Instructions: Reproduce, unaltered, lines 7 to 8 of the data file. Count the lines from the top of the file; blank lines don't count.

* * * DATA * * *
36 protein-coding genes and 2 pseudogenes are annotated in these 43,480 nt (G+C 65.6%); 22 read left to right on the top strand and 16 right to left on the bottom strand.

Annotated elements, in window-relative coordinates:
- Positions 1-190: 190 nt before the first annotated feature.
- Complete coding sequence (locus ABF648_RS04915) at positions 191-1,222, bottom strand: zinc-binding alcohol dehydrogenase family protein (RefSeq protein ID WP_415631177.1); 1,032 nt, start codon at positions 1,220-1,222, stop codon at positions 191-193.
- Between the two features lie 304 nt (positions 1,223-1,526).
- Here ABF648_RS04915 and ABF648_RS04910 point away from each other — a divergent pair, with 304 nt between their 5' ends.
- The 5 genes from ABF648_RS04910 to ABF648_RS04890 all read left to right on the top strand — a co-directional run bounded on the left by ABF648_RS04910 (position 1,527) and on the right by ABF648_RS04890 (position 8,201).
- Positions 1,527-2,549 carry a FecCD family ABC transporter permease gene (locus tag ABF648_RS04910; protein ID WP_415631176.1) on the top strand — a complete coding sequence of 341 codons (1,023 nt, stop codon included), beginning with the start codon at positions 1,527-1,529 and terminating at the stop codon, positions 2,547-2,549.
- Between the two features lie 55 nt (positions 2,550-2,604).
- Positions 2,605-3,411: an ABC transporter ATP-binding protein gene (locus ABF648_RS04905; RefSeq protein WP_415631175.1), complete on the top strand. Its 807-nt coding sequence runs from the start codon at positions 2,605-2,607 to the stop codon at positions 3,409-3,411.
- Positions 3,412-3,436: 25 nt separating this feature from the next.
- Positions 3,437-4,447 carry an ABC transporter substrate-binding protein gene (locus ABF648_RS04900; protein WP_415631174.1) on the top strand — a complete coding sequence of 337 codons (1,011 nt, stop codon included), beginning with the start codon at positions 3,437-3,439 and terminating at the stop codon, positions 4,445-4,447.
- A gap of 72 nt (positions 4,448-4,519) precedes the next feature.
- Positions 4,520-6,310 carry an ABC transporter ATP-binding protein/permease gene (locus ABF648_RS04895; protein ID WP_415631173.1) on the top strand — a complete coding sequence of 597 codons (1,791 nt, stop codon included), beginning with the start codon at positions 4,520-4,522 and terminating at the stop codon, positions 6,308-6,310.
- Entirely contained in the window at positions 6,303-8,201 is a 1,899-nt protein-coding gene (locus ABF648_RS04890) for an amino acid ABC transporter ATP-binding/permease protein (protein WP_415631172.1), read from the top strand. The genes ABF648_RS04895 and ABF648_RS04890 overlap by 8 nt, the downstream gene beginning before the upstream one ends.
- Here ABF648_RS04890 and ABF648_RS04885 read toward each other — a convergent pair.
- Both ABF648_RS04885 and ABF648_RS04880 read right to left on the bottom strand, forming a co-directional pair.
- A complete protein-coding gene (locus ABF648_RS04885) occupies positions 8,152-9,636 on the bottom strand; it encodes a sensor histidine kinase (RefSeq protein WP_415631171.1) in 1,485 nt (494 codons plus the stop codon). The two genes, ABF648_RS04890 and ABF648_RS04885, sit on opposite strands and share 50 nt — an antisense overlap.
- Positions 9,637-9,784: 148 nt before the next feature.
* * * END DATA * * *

- The 5 genes from ABF648_RS04910 to ABF648_RS04890 all read left to right on the top strand — a co-directional run bounded on the left by ABF648_RS04910 (position 1,527) and on the right by ABF648_RS04890 (position 8,201).
- Positions 1,527-2,549 carry a FecCD family ABC transporter permease gene (locus tag ABF648_RS04910; protein ID WP_415631176.1) on the top strand — a complete coding sequence of 341 codons (1,023 nt, stop codon included), beginning with the start codon at positions 1,527-1,529 and terminating at the stop codon, positions 2,547-2,549.